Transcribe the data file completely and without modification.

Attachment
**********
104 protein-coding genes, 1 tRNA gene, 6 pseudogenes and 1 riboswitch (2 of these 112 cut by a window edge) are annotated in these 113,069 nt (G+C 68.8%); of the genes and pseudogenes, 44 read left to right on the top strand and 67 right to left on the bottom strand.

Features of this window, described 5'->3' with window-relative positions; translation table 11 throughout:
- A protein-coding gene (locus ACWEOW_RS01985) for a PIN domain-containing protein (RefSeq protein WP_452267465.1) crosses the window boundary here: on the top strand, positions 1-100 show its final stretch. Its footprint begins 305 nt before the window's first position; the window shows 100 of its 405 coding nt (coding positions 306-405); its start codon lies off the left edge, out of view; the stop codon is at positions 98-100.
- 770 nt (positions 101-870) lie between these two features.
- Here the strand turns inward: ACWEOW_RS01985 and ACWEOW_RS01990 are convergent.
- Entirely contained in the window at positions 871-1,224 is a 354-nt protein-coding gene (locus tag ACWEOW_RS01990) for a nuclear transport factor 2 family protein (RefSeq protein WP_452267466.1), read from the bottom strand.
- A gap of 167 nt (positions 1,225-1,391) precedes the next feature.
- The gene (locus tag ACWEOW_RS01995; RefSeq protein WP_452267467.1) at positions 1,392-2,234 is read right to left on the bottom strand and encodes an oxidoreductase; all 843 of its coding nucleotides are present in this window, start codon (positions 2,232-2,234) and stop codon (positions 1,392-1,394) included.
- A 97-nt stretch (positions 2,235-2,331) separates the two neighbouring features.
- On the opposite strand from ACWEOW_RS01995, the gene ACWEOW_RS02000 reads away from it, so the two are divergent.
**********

104 protein-coding genes, 1 tRNA gene, 6 pseudogenes and 1 riboswitch (2 of these 112 cut by a window edge) are annotated in these 113,069 nt (G+C 68.8%); of the genes and pseudogenes, 44 read left to right on the top strand and 67 right to left on the bottom strand.

Features of this window, described 5'->3' with window-relative positions; translation table 11 throughout:
- A protein-coding gene (locus ACWEOW_RS01985) for a PIN domain-containing protein (RefSeq protein WP_452267465.1) crosses the window boundary here: on the top strand, positions 1-100 show its final stretch. Its footprint begins 305 nt before the window's first position; the window shows 100 of its 405 coding nt (coding positions 306-405); its start codon lies off the left edge, out of view; the stop codon is at positions 98-100.
- 770 nt (positions 101-870) lie between these two features.
- Here the strand turns inward: ACWEOW_RS01985 and ACWEOW_RS01990 are convergent.
- Entirely contained in the window at positions 871-1,224 is a 354-nt protein-coding gene (locus tag ACWEOW_RS01990) for a nuclear transport factor 2 family protein (RefSeq protein WP_452267466.1), read from the bottom strand.
- A gap of 167 nt (positions 1,225-1,391) precedes the next feature.
- The gene (locus tag ACWEOW_RS01995; RefSeq protein WP_452267467.1) at positions 1,392-2,234 is read right to left on the bottom strand and encodes an oxidoreductase; all 843 of its coding nucleotides are present in this window, start codon (positions 2,232-2,234) and stop codon (positions 1,392-1,394) included.
- A 97-nt stretch (positions 2,235-2,331) separates the two neighbouring features.
- On the opposite strand from ACWEOW_RS01995, the gene ACWEOW_RS02000 reads away from it, so the two are divergent.